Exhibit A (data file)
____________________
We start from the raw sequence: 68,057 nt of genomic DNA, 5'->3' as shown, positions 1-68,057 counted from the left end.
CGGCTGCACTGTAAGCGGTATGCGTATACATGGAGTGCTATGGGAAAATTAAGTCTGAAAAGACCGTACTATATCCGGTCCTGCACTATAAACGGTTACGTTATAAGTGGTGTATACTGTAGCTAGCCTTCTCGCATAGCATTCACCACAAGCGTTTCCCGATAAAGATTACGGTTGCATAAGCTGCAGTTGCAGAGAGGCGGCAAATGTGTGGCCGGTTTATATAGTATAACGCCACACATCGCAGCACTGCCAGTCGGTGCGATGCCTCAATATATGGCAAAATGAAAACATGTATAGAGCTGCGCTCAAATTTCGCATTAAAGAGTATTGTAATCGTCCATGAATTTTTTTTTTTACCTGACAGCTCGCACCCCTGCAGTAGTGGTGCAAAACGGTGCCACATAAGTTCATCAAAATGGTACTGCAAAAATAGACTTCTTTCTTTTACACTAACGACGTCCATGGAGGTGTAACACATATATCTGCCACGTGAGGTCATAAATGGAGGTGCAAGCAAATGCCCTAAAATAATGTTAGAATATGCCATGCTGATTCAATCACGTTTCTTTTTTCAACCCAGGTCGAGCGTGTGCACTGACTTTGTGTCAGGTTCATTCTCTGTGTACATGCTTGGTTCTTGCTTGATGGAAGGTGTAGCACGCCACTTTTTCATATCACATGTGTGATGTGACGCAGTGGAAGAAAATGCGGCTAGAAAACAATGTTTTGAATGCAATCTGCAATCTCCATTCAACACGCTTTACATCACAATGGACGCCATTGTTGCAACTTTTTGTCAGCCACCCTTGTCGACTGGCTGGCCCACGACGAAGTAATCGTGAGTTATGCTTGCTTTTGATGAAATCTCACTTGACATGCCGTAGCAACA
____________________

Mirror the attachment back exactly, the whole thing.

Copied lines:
We start from the raw sequence: 68,057 nt of genomic DNA, 5'->3' as shown, positions 1-68,057 counted from the left end.
CGGCTGCACTGTAAGCGGTATGCGTATACATGGAGTGCTATGGGAAAATTAAGTCTGAAAAGACCGTACTATATCCGGTCCTGCACTATAAACGGTTACGTTATAAGTGGTGTATACTGTAGCTAGCCTTCTCGCATAGCATTCACCACAAGCGTTTCCCGATAAAGATTACGGTTGCATAAGCTGCAGTTGCAGAGAGGCGGCAAATGTGTGGCCGGTTTATATAGTATAACGCCACACATCGCAGCACTGCCAGTCGGTGCGATGCCTCAATATATGGCAAAATGAAAACATGTATAGAGCTGCGCTCAAATTTCGCATTAAAGAGTATTGTAATCGTCCATGAATTTTTTTTTTTACCTGACAGCTCGCACCCCTGCAGTAGTGGTGCAAAACGGTGCCACATAAGTTCATCAAAATGGTACTGCAAAAATAGACTTCTTTCTTTTACACTAACGACGTCCATGGAGGTGTAACACATATATCTGCCACGTGAGGTCATAAATGGAGGTGCAAGCAAATGCCCTAAAATAATGTTAGAATATGCCATGCTGATTCAATCACGTTTCTTTTTTCAACCCAGGTCGAGCGTGTGCACTGACTTTGTGTCAGGTTCATTCTCTGTGTACATGCTTGGTTCTTGCTTGATGGAAGGTGTAGCACGCCACTTTTTCATATCACATGTGTGATGTGACGCAGTGGAAGAAAATGCGGCTAGAAAACAATGTTTTGAATGCAATCTGCAATCTCCATTCAACACGCTTTACATCACAATGGACGCCATTGTTGCAACTTTTTGTCAGCCACCCTTGTCGACTGGCTGGCCCACGACGAAGTAATCGTGAGTTATGCTTGCTTTTGATGAAATCTCACTTGACATGCCGTAGCAACA